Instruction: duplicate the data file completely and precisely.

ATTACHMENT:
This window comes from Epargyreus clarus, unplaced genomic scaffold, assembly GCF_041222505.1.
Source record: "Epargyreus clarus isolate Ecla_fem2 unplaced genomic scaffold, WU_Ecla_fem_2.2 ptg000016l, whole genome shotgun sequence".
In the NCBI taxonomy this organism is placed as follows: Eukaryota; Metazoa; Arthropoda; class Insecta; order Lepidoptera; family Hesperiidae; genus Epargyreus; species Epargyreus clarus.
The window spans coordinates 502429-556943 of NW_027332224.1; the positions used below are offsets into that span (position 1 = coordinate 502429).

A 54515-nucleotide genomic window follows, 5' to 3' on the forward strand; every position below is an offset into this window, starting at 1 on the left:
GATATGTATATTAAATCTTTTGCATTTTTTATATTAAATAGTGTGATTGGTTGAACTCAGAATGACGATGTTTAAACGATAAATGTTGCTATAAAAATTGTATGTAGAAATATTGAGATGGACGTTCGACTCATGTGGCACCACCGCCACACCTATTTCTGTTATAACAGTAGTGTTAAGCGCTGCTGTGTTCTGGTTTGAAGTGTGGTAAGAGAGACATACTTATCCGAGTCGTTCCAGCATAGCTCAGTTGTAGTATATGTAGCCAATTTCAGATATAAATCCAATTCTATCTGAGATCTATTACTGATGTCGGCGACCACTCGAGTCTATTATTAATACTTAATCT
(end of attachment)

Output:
This window comes from Epargyreus clarus, unplaced genomic scaffold, assembly GCF_041222505.1.
Source record: "Epargyreus clarus isolate Ecla_fem2 unplaced genomic scaffold, WU_Ecla_fem_2.2 ptg000016l, whole genome shotgun sequence".
In the NCBI taxonomy this organism is placed as follows: Eukaryota; Metazoa; Arthropoda; class Insecta; order Lepidoptera; family Hesperiidae; genus Epargyreus; species Epargyreus clarus.
The window spans coordinates 502429-556943 of NW_027332224.1; the positions used below are offsets into that span (position 1 = coordinate 502429).

A 54515-nucleotide genomic window follows, 5' to 3' on the forward strand; every position below is an offset into this window, starting at 1 on the left:
GATATGTATATTAAATCTTTTGCATTTTTTATATTAAATAGTGTGATTGGTTGAACTCAGAATGACGATGTTTAAACGATAAATGTTGCTATAAAAATTGTATGTAGAAATATTGAGATGGACGTTCGACTCATGTGGCACCACCGCCACACCTATTTCTGTTATAACAGTAGTGTTAAGCGCTGCTGTGTTCTGGTTTGAAGTGTGGTAAGAGAGACATACTTATCCGAGTCGTTCCAGCATAGCTCAGTTGTAGTATATGTAGCCAATTTCAGATATAAATCCAATTCTATCTGAGATCTATTACTGATGTCGGCGACCACTCGAGTCTATTATTAATACTTAATCT